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Regarding Paint on Old Machinery

| 9/11/2018 9:34:00 AM

Photo courtesy of John Burgoyne

Like most engine or tractor rebuilders, there comes that inevitable time when that freshly rebuilt piece of old machinery has to be painted, a task few of us are qualified for and even fewer enjoy doing! Having rebuilt engines and machine tools for over 40 years, I would like to share my experiences and observations with the readers of GEM.

Over the years, I have seen a lot of over-restored engines and tractors, usually with the use of modern automotive finishes. While such finishes are very durable, they tend to be far too glossy and simply look out of place. Early equipment was painted with conventional oil-based enamels, usually applied with a brush and smaller parts being dipped. One difficult decision usually involves which parts to paint and which to leave bare. Nuts, bolts and valve springs are a difficult decision, although I believe most original manufacturers tended to paint everything that didn’t move (and some that did!).

One interesting thing I have noticed is that most old equipment did not appear to use a primer.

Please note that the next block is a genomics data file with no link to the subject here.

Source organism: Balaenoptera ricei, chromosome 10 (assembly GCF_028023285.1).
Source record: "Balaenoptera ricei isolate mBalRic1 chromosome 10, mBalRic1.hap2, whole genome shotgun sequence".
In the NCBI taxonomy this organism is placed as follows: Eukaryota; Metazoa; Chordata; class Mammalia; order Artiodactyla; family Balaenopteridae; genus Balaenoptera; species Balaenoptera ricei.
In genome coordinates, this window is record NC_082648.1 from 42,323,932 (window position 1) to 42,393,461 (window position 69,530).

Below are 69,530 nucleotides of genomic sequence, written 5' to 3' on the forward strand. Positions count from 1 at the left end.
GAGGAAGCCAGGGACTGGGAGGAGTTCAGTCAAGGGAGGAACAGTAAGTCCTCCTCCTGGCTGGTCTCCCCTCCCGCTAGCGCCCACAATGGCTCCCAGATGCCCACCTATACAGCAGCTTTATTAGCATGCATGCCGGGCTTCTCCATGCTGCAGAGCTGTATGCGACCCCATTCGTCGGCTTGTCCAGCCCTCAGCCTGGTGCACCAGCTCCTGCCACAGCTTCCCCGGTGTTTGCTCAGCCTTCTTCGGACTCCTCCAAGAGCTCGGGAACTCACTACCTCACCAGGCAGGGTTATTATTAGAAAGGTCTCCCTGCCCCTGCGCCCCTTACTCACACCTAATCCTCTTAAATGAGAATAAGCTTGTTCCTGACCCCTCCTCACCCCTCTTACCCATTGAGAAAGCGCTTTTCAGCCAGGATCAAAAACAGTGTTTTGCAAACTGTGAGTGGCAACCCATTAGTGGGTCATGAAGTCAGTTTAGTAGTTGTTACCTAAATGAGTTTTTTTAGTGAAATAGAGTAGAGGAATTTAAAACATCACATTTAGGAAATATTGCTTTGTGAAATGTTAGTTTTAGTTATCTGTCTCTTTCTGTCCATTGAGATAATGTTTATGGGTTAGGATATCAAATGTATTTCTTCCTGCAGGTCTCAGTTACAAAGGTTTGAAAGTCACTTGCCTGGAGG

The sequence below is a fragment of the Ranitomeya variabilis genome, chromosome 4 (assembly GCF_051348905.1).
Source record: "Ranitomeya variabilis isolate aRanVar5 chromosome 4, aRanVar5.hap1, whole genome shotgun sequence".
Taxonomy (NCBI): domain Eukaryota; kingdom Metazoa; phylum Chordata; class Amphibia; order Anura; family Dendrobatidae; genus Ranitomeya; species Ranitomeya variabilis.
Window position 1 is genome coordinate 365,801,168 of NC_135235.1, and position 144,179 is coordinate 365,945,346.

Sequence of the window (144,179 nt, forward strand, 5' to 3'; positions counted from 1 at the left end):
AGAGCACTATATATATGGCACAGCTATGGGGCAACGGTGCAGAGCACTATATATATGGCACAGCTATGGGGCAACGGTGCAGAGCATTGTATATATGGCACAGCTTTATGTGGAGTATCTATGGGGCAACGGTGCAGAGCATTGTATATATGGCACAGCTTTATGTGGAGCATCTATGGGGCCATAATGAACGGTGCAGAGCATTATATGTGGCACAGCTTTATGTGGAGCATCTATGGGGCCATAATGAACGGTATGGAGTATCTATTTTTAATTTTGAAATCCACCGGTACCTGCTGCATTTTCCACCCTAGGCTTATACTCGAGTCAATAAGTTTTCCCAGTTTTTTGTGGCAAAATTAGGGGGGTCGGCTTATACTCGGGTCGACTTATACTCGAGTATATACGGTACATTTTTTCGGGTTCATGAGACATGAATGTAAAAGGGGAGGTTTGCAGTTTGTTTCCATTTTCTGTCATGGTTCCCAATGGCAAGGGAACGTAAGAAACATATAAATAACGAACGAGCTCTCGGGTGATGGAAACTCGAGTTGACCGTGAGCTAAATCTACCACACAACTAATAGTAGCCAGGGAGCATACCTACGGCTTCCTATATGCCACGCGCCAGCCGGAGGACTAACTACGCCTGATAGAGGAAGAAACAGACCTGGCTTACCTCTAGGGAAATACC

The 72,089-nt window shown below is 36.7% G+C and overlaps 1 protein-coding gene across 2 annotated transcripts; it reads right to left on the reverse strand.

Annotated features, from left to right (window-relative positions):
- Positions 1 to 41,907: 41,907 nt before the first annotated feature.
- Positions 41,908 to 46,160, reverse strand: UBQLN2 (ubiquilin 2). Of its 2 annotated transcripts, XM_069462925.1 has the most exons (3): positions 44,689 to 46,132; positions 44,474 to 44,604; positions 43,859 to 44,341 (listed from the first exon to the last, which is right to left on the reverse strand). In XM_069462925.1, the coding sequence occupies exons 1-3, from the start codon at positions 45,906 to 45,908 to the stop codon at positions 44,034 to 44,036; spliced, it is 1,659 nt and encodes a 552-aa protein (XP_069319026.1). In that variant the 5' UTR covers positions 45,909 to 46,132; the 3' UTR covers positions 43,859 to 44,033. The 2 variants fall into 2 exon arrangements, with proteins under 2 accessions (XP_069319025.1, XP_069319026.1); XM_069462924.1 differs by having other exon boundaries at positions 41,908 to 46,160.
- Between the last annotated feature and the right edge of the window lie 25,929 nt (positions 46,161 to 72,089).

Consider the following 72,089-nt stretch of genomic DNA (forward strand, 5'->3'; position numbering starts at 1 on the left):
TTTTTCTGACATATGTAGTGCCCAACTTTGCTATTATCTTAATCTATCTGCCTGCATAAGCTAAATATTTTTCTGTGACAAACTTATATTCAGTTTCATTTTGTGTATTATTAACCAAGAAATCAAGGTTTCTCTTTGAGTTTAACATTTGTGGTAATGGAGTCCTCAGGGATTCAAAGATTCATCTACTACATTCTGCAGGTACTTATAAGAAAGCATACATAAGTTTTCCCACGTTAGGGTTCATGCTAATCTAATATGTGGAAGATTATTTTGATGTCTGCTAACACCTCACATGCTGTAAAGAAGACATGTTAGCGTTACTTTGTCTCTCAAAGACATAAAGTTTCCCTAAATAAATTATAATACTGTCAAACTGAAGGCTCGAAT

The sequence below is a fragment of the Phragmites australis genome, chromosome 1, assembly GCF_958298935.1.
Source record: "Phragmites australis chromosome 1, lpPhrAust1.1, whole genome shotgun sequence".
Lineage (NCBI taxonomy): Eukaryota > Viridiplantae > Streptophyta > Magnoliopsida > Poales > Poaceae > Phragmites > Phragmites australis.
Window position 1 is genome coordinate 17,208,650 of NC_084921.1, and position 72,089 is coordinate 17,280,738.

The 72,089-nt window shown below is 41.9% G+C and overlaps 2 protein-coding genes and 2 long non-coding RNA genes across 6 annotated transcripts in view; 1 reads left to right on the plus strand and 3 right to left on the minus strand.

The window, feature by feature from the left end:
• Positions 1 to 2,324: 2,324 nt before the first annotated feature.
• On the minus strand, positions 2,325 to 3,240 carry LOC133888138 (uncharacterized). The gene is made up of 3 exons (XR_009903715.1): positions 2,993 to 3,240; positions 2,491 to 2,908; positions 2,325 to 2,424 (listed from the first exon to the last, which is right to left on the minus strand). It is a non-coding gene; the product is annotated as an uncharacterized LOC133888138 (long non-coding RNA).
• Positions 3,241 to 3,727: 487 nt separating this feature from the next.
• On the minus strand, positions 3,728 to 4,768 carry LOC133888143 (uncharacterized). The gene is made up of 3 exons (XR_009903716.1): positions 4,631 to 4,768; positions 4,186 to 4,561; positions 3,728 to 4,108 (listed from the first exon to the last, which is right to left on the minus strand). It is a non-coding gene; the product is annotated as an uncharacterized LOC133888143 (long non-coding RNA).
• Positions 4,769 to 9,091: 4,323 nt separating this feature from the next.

I have tried most of the popular store brands of enamel, but early in the game I settled on Valspar, mainly because they offered most of the popular engine and tractor colors. At first I wasn’t too enthusiastic about Valspar because of its very slow drying time, but as time passed I began to realize that a slower drying paint was also tougher and more chip resistant than a fast-dry paint.

I always use a primer and I believe that using the same brand is probably best. The top coat needs to be applied reasonably quickly after the primer has been applied, usually within 24 hours, to ensure good bonding and adhesion. Many of us fall into the trap of using an aerosol spray can to prime smaller pieces to prevent them rusting while we wait for larger parts to be prepared. Big mistake!


Gas Engine Magazine A_M 16Gas Engine Magazine is your best source for tractor and stationary gas engine information.  Subscribe and connect with more than 23,000 other gas engine collectors and build your knowledge, share your passion and search for parts, in the publication written by and for gas engine enthusiasts! Gas Engine Magazine brings you: restoration stories, company histories, and technical advice. Plus our Flywheel Forum column helps answer your engine inquiries!

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